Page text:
"Well, anyhow," he continued, "Mr. Hedsall couldn't have been nicer to me afterward. We talked for quite a time in the little room behind the platform, though there was a stream of other people wanting to talk to him, and when I saw him out to his car, he shook hands and said he hoped we should meet again."

"Well, I hope so, too," Mary said, "if you liked him."

"I think he might be a very useful man to know," replied George thoughtfully.

And then it was, as he took Mary's arm, that it suddenly occurred to him to top his triumph by making a definite proposal of marriage that very evening. Of course, he would be careful to add that he wasn't suggesting any immediate step—he was quite willing, indeed it would be only prudent, to wait till his salary had reached a certain figure, and what this figure would be, of course, they could settle by amicable discussion.

Just as for the Right Moment and the Right Thing, George had a feeling for the Right Place. Now it happened that Mary lived with her parents in a smart suburb across the river, while George had a couple of rented rooms in the city itself; so that often, when they had been out for the evening, he took Mary home by the midnight ferryboat. This means of transportation offered rows of deck seats, which could be quite suitably romantic on a June night, and the trip took twenty or twenty-five minutes, according to the tide—time enough for a fellow to propose to a girl who, he hoped but wasn't quite certain, could weigh future prospects as well as present actualities.

It must be admitted that the deck seats were much sought after, and George, knowing this, led Mary down to the pier by half-past eleven, at which time passengers were allowed on board. He was thus able to commandeer one of the more secluded seats, and wise he was to think of it, for the boat soon began to fill up, and within a few minutes all the other seats were taken.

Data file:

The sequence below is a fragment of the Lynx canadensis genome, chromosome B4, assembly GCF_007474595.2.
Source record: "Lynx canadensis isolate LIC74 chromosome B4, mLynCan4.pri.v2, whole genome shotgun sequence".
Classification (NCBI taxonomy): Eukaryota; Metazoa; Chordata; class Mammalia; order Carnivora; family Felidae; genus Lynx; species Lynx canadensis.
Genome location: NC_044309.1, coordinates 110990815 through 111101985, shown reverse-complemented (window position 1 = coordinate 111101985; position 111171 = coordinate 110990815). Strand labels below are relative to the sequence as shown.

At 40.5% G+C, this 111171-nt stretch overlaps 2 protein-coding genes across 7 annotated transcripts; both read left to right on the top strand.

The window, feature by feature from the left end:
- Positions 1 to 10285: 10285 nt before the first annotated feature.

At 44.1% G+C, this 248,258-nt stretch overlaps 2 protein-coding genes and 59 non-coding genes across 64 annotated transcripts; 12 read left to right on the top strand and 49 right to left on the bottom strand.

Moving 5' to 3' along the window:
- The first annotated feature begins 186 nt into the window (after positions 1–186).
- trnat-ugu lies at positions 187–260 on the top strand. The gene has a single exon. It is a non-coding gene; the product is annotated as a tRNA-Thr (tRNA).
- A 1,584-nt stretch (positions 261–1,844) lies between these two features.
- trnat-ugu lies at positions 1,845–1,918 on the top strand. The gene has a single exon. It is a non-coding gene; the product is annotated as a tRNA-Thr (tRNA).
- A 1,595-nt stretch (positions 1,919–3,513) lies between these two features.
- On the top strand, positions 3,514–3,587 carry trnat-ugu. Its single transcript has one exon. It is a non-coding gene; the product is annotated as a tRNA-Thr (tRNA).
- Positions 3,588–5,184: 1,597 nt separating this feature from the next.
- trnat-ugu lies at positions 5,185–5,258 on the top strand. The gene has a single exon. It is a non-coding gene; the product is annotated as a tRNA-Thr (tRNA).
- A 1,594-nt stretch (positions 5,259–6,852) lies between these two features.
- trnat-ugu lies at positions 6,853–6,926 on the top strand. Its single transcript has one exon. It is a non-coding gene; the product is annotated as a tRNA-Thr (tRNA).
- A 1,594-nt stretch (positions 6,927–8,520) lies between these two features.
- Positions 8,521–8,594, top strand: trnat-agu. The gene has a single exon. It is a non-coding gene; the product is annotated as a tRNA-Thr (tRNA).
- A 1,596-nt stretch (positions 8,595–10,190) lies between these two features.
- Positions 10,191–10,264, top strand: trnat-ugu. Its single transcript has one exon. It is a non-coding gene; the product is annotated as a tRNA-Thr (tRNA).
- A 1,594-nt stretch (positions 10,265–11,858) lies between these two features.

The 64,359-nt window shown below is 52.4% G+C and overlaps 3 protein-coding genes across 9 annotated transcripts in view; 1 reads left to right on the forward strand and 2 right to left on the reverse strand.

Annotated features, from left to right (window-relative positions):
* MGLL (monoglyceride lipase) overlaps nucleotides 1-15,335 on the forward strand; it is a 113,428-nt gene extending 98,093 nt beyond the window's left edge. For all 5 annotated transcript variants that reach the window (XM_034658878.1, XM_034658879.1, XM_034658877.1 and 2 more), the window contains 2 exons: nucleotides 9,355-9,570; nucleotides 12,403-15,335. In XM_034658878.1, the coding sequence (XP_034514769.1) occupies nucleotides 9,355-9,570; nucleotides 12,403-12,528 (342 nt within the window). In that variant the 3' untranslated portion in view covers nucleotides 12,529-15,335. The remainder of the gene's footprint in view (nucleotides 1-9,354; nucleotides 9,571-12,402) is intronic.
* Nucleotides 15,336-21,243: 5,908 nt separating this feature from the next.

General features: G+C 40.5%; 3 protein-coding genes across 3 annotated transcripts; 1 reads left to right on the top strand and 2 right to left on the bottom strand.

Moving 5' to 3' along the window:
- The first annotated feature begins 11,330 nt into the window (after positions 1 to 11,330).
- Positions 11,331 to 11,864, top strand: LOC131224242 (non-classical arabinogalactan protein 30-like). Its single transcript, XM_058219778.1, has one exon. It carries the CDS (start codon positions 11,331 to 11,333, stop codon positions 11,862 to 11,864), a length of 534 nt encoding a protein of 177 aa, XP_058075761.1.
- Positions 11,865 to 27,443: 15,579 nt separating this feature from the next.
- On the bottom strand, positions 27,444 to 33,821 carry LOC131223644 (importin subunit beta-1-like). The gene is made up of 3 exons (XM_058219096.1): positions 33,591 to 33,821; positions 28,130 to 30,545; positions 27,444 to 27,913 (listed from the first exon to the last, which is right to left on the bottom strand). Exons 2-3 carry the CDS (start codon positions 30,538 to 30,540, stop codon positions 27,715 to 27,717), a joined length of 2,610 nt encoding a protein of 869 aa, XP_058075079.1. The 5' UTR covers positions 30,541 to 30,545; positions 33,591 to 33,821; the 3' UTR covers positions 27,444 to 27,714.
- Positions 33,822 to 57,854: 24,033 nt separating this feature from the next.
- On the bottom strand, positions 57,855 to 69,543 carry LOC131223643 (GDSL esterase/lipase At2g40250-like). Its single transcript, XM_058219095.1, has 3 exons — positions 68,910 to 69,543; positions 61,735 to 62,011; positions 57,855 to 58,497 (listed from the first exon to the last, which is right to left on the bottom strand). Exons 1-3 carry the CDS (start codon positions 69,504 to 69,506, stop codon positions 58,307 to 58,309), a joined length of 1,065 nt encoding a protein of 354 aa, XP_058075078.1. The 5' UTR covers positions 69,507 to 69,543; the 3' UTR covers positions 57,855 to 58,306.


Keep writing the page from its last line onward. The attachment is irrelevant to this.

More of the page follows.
GEORGE was perhaps as confident that night as he could be. Taking his hat off, he let the salty zephyrs riffle pleasantly through his neatly parted hair, breathing meanwhile deep gusts into his lungs—inhalations that he hoped would somehow quiet his nervousness and give him power to say the Right Things when the Right Moment came. It was certainly a well-chosen scene. The blue-black sky was overhead, and dark water lapped peacefully below; ropes twisted and strained as the tide pulled hard against the hull. A hurricane lamp on the captain's bridge sent down a cone of pallor that rather accentuated than dispelled the mystery of the night. Soon the gangways would be drawn up and the paddle wheels begin to revolve, churning a corridor of foam in a wide curve under the moon. Then, he felt, would come the Finally Perfect Moment. He was envisaging it with gathering hopefulness when suddenly, as his fingers idly roamed along the brim of his hat, a jarring awareness intruded.

Simply an awareness that this was not his hat.

To be sure, it looked like it, and it had fitted him normally during the short walk from the meeting to the pier; but he knew, from the sensation in his fingertips, that it wasn't his.

Now George (give him his due) was an honest fellow, and the first thing he did was to hold the hat in the cone of light from the hurricane lamp. An examination of the lining revealed something that caused him to exclaim, with a note of startled dismay, "My goodness, Mary, I've got Mr. Hedsall's hat!"

"Have you, George?"

"I must have taken it by mistake. Yes, I remember now—mine wasn't on the hook where I left it before the meeting, and there was such a crowd afterward in that room behind the platform our things must have got mixed up."

"Well, it's all right. You can send it back to him tomorrow."

"But he's leaving tonight—by the midnight train, he told me—and besides, he's probably got my hat. So he'll guess who took his."

"Maybe he took yours first, and it was his mistake."

"But don't you see, this is a better hat—he might think it wasn't a mistake on my part at all."

"Nonsense, George, I'm sure he won't."

"He might. Anyhow, he's bound to be annoyed. A pity, after the good impression I think I made on him."

"Oh, George, don't worry about it."

"I'm not exactly worrying—I'm just anxious to do the right thing."

George was silent for a time, and Mary knew so well from experience what his silence signified that she was not enormously surprised when he resumed, in a rather troubled voice: "Of course, there's only one thing to do really. I ought to catch him before his train leaves. Then at least he'll know it was a genuine mistake and that I did my best to rectify it."

"You mean go now?"

"There's time if I make a dash for it." He got up from his seat. "It's only a few minutes to the station. Yes, Mary, that's what I'd better do. Do you mind?"